The year: 1949, the month: September, the day: Sunday; time around twelve noon. My casual friend Pat Fullalove (what an authentic surname to have!) hadn’t turned up at our assigned meeting place. What to do? Go home and read a book – I loved reading but no, my adrenalin was flowing too fast – knit? With my four thumbs! Wash my hair, again!? No, too sunny to stay at home. So, should I catch a District Line train from Dagenham East to Mile End station and walk to ‘The Hayfield’ pub to listen and dance to a Be-Bop group, or not? Shy, but curious about ‘life’ I thought Why not? I had nothing else planned on that day. I do not, now, believe in ‘fate,’ rather siding with ‘chance,’ so am – many decades later – oh so very glad that I did!
Ignoring a nervous spasm in my stomach as I approached the pub, I swallowed hard and walked in. At seventeen, I had already learned that unless you looked like Quasimodo’s sister, most guys (although I called them boys then) looked you over. If you had quite generously formed boobs (like what I did!) there were lingering glances one tried to ignore. (Women didn’t wear skirts up their bums then, so boobs were the lure.) By-passing the bar (drink rarely bothered me one way or the other) I went upstairs. The place was ‘jumping’ – the band’s interpretation of popular songs and tunes (while not quite the standard of the Ray Ellington or Johny Dankworth’s groups), sounded pretty good, and they played with gusto. People were bopping/jiving to ‘Sabre Dance’ – half beat of course, as I slowly sidled in – still unsure of being alone… Surely no-one could keep up with it full tempo, although some, heavily perspiring youngsters, tried…
Sitting there like a spare part, it occurred to me that perhaps I should have bought a shandy: something to concentrate on… Fortunately, it wasn’t long before a pleasant-enough-looking lad asked me to dance. I blushingly (curses!) rose to my feet and was soon scuffing up the floor. I hadn’t tried sex (remember the year!) and was only seventeen, so thought dancing: ballroom and jive, etc., the pinnacle of living. Hypnotised by the saxophone – a favourite instrument – and the drums, our bodies gyrated and twisted with delight.
My first partner danced with me twice before, fanning myself, I begged a break. It was then that I noticed a ‘Tony Curtis,’ black-haired, dark brown – twinkling-eyed – Italian-looking youth giving me the eye. More colour entered my cheeks and I averted my eyes, sliding them back a few minutes later to see if he was still looking. He was: smiling at me this time. Umm…I noticed a friend at his side giving him a nudge, and with pulse-rate quickening, I looked elsewhere, sensing ‘Tony Curtis’ was approaching.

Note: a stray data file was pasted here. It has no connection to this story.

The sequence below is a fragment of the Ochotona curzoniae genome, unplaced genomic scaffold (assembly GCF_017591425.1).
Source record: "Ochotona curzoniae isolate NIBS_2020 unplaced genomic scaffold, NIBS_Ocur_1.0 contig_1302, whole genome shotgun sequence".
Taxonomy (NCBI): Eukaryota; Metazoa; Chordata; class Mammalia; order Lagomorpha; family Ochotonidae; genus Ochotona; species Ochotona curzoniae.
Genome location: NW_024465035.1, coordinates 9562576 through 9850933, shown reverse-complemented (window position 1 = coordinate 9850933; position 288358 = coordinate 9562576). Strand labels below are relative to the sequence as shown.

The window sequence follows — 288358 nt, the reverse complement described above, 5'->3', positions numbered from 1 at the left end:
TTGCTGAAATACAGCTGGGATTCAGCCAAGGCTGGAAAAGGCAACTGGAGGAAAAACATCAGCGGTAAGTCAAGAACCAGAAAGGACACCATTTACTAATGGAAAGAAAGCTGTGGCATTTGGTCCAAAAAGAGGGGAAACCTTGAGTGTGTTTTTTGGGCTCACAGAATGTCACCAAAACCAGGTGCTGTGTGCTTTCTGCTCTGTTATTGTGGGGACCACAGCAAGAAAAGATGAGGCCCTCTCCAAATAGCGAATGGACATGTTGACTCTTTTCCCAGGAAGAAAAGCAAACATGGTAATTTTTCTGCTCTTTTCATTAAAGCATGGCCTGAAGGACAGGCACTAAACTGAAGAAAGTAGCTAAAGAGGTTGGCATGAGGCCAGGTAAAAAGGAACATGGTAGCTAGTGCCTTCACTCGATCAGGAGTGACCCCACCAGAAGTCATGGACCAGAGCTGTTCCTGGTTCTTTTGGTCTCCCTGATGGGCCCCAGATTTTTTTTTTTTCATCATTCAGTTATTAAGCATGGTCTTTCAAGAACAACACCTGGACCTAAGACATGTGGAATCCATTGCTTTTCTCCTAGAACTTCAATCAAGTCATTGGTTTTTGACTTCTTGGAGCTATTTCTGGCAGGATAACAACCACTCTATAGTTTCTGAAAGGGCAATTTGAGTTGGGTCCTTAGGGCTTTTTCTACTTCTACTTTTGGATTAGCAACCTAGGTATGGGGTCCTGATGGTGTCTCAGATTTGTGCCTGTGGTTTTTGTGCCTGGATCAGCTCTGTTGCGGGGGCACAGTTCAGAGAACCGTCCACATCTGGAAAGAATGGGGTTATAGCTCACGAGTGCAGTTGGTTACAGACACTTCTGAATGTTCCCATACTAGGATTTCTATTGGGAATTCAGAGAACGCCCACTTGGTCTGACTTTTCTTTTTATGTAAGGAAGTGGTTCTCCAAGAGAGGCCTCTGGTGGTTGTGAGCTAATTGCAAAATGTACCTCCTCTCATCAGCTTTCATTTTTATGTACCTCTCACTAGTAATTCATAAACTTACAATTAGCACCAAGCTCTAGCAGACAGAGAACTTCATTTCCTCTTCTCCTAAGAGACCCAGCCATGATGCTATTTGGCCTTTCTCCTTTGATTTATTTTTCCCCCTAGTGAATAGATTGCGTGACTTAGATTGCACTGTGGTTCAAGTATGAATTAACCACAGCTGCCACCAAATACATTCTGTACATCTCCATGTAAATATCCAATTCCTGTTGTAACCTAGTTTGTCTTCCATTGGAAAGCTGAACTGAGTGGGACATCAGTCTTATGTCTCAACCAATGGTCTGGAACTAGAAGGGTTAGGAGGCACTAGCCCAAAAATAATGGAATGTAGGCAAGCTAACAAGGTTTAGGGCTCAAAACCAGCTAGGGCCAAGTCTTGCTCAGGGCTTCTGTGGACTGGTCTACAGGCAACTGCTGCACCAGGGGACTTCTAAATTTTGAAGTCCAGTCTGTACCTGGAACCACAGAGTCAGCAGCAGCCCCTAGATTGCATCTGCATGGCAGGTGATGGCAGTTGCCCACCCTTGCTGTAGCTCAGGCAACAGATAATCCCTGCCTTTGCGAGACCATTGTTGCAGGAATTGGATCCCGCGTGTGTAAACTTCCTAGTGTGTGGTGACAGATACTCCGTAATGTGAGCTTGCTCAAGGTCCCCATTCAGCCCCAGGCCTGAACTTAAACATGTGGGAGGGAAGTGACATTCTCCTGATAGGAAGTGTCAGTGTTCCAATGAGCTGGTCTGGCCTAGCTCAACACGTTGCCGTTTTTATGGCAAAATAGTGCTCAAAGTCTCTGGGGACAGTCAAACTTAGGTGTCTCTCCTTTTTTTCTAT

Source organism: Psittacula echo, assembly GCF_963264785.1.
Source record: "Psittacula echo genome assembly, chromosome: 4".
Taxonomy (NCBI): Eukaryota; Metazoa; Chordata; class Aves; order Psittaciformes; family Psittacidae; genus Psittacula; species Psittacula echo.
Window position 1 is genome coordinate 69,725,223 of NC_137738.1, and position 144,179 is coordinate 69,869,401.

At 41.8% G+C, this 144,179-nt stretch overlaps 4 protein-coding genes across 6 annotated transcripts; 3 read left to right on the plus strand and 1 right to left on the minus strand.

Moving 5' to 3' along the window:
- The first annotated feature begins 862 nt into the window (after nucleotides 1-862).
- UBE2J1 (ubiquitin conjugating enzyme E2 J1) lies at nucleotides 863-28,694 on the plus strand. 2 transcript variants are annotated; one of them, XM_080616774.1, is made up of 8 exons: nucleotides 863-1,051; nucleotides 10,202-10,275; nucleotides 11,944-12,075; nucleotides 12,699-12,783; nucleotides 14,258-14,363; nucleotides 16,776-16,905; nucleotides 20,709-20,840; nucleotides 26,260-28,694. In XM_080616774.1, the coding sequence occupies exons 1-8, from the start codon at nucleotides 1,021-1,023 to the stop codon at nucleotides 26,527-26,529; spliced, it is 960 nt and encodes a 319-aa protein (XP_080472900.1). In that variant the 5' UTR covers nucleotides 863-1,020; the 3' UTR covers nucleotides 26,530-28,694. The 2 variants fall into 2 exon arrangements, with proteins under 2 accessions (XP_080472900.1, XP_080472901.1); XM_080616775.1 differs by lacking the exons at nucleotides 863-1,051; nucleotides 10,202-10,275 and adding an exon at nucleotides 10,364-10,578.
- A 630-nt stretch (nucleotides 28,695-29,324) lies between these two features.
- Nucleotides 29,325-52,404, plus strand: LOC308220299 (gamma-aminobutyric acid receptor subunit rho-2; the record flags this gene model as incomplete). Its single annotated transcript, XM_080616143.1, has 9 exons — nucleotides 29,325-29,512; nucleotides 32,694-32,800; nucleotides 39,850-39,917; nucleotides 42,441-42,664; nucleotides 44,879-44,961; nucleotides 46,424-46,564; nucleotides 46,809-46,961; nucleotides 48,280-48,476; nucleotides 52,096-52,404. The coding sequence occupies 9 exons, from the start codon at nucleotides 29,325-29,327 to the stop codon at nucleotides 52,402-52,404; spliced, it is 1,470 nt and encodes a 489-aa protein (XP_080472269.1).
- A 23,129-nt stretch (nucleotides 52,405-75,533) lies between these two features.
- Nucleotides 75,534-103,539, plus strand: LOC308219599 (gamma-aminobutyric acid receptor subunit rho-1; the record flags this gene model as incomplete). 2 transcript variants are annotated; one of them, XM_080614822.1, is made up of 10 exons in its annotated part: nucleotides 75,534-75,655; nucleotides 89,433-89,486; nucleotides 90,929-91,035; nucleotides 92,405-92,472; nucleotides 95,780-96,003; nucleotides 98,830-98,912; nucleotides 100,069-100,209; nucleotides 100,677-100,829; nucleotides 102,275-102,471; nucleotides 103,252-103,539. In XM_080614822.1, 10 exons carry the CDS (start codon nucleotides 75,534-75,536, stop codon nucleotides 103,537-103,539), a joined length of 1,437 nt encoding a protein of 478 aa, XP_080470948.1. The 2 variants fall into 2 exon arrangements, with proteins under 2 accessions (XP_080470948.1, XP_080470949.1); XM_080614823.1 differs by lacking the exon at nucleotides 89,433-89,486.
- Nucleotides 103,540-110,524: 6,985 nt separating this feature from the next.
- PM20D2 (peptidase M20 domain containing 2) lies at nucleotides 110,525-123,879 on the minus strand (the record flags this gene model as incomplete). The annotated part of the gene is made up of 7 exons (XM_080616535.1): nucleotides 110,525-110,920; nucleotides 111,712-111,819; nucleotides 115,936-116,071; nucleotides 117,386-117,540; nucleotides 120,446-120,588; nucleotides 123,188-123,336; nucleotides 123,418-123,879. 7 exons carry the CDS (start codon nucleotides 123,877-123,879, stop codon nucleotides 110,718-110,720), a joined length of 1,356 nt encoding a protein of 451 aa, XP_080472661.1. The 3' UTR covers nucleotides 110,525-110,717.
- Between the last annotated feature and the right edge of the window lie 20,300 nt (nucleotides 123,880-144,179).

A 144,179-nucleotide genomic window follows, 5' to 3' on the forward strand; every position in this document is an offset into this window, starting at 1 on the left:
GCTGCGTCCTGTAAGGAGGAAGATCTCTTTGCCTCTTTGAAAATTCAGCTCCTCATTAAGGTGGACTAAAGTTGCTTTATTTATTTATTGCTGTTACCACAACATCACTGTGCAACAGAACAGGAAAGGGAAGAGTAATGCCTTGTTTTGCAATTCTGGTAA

“Fancy a dance?” a voice asked.
“O.K!” I said. And that was the start of it all.
I can’t honestly say that he was the best dancer in the world and had a sore toe to prove it, but he was polite, and just as important, funny in a humorous way! With men and boys easily out-doing the female sex in our immediate family (with Dad and three brothers and no sister), and a bunch of gregarious uncles, I was used to, and appreciated, male banter and humour. Even so, strange males were treated with slight caution!
‘He’ – telling me that his name was Eric; recently demobbed from serving his conscription in the Army – danced with me a few times after that first encounter and we sat and chatted some.
“D’you live far? You don’t sound like a Cockney! “
“Oh, Dagenham!” he grinned and his friend, Gerry laughed.
“A bit posh then…” Gerry kidded. (Hard to believe now, but Dagenham was thought of as slightly ‘up market’ to most Eastenders then.) Soon ‘all danced out,’ Eric bought me a shandy – or was it a ‘Baby Cham’? – and asked if he could walk me to the station.
“The Third Man’s showing at the Barking Odeon. Fancy seeing it in the week?” Eric blurted out enroute to Mile End. Why not? I thought, and said yes. I sat on the train homeward, all aglow, and thought about the tanned, quite handsome, young man I had just met. He told me he had been born in Stepney Green and lived in Bow, so obviously a Cockney. Yet he didn’t drop his h’s or get his th’s and f’s confused…Although I am half Cockney on my Dad’s side – Dad having been born within the sound of Bow Bells – neither did he, or I! But then, I had long ago learned that not all Cockneys sounded like they were assumed to! However, we all knew plenty of Cockney rhyming slang…
Gradually, we learned more about each other, and when I asked if he was Italian, he laughed and said “Did the spaghetti stains on my suit lapels give me away?!” That set me giggling. (He was a natty dresser.) “No! I’m only joking, I’m Jewish,” he added. I had no hang-ups about anyone of whatever religion or colour and had mixed with several Jewish boys and girls at Pitman’s College, so that was fine with me. Apart from an early hiccup – around Christmas time – that was the start of our great big ‘adventure’.
More thumbnail sketches to follow..